CBR Bingo: Illustrated
My Boyfriend is a Bear, Pamela Ribon and Cat Farris (2 Stars)
To be honest graphic novels are probably the most “not my wheelhouse” genre for me but since an illustrated book was required for Bingo My Boyfriend is a Bear checks off this square instead. I chose My Boyfriend because it was written by Pamela Ribon and since I am not a comic reader I didn’t want to read the first of a long series I had no intentions to complete. Obviously one has to suspend their disbelief when reading a book about a woman dating a real life bear but this was… not great.
Nora is stuck in a dead-end relationship (with a human) who she breaks up with over a camping trip- a camping trip she throws away a magazine with her address. A bear finds her house, they move in together and fall in love. Nora’s family and friends are understandably shocked and confused as to why Nora would want to be in a relationship with an actual bear- a bear who doesn’t speak English and they never fully explain how they’re intimate except to imply that they are… Again, I know I should be suspending my disbelief and going with the flow but it is pretty clear this takes place in the “real world” with the only out of the ordinary thing going on being that Nora’s boyfriend is a bear.
I would not have finished this if it wasn’t for Bingo and probably would have skipped this category if I hadn’t decided to use my Freebie for the Classics square due to time constraints (even bad comics taken infinitely less time to read than Jane Austen or a Bronte sister).
CBR Bingo: Banned Books
Eleanor and Park, Rainbow Rowell (All the stars)
I was pretty shocked to discover that Eleanor & Park is a frequently challenged book due to its language and sexuality because I have read some YA books that are far more explicit in both language and sexuality that, to my knowledge, go about their business. I was not disappointed that this meant I could read a book I love for this Bingo square though!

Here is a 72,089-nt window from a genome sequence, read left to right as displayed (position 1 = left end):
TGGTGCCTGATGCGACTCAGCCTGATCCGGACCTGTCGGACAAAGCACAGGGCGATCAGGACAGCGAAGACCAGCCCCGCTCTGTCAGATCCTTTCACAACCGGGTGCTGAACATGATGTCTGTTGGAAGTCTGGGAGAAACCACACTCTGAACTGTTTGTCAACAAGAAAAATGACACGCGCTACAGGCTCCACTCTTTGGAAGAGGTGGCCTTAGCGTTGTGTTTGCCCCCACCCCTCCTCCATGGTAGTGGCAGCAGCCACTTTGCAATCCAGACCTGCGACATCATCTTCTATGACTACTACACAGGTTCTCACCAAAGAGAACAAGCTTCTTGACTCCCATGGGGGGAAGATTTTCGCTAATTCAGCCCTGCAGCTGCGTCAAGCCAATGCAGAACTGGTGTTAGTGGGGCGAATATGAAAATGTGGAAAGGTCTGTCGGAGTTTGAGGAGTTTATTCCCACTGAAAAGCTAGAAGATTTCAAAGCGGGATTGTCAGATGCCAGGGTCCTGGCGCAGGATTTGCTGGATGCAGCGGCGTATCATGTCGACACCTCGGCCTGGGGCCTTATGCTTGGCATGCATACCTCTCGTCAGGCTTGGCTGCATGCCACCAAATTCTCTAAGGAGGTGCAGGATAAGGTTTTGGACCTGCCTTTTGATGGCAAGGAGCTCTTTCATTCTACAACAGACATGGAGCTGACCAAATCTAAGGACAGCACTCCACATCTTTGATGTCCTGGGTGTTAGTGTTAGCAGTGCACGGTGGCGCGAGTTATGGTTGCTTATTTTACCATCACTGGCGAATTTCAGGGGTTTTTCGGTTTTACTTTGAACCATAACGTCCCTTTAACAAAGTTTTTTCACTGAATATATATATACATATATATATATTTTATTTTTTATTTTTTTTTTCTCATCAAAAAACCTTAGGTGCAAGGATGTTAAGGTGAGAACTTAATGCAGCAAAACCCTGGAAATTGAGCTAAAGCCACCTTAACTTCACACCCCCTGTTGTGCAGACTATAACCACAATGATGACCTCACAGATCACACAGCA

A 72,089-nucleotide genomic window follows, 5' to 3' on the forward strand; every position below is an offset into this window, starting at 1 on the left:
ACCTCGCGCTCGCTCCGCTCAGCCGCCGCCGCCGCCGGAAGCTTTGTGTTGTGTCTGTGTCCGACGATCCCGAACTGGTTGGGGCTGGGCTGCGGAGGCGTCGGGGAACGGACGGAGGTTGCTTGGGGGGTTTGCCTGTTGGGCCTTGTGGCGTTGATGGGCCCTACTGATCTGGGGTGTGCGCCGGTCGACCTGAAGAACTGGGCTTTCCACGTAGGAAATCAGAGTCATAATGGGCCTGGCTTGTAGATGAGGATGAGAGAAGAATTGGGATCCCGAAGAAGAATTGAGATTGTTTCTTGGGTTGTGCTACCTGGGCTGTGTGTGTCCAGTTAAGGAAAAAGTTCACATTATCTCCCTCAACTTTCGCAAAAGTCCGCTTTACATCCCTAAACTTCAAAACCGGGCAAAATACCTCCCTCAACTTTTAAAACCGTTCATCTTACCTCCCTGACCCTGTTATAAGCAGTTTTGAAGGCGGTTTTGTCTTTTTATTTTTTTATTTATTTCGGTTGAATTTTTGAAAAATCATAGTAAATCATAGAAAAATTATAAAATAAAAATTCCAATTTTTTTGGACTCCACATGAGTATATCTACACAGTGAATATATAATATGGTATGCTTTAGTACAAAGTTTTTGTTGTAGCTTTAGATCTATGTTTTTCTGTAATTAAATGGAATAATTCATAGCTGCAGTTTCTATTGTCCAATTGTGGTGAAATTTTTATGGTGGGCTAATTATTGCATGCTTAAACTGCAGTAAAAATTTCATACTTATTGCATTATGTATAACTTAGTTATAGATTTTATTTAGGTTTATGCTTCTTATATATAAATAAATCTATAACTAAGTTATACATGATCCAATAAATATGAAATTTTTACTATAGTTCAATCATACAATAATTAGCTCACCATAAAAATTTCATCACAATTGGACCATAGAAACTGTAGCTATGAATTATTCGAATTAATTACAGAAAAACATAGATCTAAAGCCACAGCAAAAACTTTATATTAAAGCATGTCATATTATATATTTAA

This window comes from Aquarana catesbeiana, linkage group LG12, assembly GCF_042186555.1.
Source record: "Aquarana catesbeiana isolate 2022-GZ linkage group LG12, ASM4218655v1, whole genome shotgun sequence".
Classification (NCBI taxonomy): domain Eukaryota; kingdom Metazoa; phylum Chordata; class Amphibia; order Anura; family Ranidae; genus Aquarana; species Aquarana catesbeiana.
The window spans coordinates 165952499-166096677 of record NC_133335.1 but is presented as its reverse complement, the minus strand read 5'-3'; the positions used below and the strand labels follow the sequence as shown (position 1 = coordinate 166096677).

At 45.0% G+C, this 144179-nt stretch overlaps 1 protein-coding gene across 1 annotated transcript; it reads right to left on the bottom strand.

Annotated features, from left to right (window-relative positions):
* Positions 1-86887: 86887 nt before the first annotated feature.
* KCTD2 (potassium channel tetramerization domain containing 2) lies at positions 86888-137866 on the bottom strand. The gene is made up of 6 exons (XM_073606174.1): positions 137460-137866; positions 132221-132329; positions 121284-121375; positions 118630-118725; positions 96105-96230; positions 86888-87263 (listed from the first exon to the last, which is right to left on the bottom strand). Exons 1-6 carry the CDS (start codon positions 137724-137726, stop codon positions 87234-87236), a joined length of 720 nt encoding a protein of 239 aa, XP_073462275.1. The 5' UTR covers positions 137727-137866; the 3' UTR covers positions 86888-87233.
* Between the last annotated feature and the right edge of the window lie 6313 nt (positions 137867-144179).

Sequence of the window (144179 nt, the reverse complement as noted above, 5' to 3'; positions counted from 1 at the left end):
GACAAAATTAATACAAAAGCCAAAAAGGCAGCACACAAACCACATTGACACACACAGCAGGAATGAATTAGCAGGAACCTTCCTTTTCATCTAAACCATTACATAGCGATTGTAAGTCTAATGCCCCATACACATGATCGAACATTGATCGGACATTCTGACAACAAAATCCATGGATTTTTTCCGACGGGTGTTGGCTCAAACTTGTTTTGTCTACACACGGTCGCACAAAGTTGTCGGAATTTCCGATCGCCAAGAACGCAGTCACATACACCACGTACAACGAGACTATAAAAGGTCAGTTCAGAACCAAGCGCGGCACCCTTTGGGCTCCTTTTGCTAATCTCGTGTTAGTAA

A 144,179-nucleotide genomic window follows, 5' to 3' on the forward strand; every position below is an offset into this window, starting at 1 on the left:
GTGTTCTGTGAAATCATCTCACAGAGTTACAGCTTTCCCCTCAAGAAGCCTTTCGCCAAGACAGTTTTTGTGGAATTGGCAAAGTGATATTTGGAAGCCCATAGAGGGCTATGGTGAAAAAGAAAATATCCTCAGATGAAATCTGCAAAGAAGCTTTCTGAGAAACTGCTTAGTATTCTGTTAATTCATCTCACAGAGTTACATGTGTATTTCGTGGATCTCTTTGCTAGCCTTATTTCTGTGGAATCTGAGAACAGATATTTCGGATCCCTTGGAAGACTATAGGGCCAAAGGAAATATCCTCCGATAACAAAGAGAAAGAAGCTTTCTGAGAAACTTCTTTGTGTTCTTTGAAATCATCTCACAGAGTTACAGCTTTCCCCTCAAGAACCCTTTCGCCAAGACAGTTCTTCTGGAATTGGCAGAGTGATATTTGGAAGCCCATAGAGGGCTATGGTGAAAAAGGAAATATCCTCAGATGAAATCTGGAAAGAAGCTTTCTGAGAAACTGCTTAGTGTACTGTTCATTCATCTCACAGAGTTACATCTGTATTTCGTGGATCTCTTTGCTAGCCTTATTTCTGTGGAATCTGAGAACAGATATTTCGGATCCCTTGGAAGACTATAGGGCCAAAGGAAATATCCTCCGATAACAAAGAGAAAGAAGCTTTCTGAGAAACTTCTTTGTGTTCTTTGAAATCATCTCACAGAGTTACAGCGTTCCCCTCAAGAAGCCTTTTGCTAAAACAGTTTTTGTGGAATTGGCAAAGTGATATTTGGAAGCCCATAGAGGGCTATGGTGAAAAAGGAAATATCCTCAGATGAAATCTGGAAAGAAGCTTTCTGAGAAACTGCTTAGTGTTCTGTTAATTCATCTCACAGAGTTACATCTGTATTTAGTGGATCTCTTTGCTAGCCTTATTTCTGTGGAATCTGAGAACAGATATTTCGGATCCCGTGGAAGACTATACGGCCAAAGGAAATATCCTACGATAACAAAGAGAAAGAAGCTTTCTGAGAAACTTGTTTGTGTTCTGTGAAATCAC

Park is the only Asian kid in town, excluding his brother who looks more like their white dad, but he has always flown under the radar at school. Eleanor had no chance of blending in on the school bus; she is overweight with big, red hair and a quirky sense of style. The unusual duo sit next to each other on the bus in silence for weeks before forming a tenuous friendship based on comic books (maybe I should have just read Watchmen or X-men, they were spoken so highly of here!) and punk music. Eventually they fall in love and then the reader’s heart breaks into a million little pieces.
“Holding Eleanor’s hand was like holding a butterfly. Or a heartbeat. Like holding something complete, and completely alive.”
Eleanor’s home life is awful. Her mother has married a piece of crap named Richie who kicked Eleanor out of the house for over a year before reluctantly letting her move back in. Eleanor shares a room with three of her siblings, has few possessions of her own and has to take a bath in the middle of the kitchen. Park is a breath of fresh air for her but also a terrifying secret to keep. The more entwined Eleanor’s life gets with Park’s the more complicated her home life gets until everything fall apart in a sudden, dramatic fashion.
“I don’t like you, Park,” she said, sounding for a second like she actually meant it. “I…” – her voice nearly disappeared – “think I live for you.”
He closed his eyes and pressed his head back into his pillow.
“I don’t think I even breathe when we’re not together,” she whispered.
This story is absolutely devastating and I think the various school districts that have challenged and/or banned this nearly perfect teen drama are completely missing the point. This book should be placed into the hands of more young children taken off library book shelves!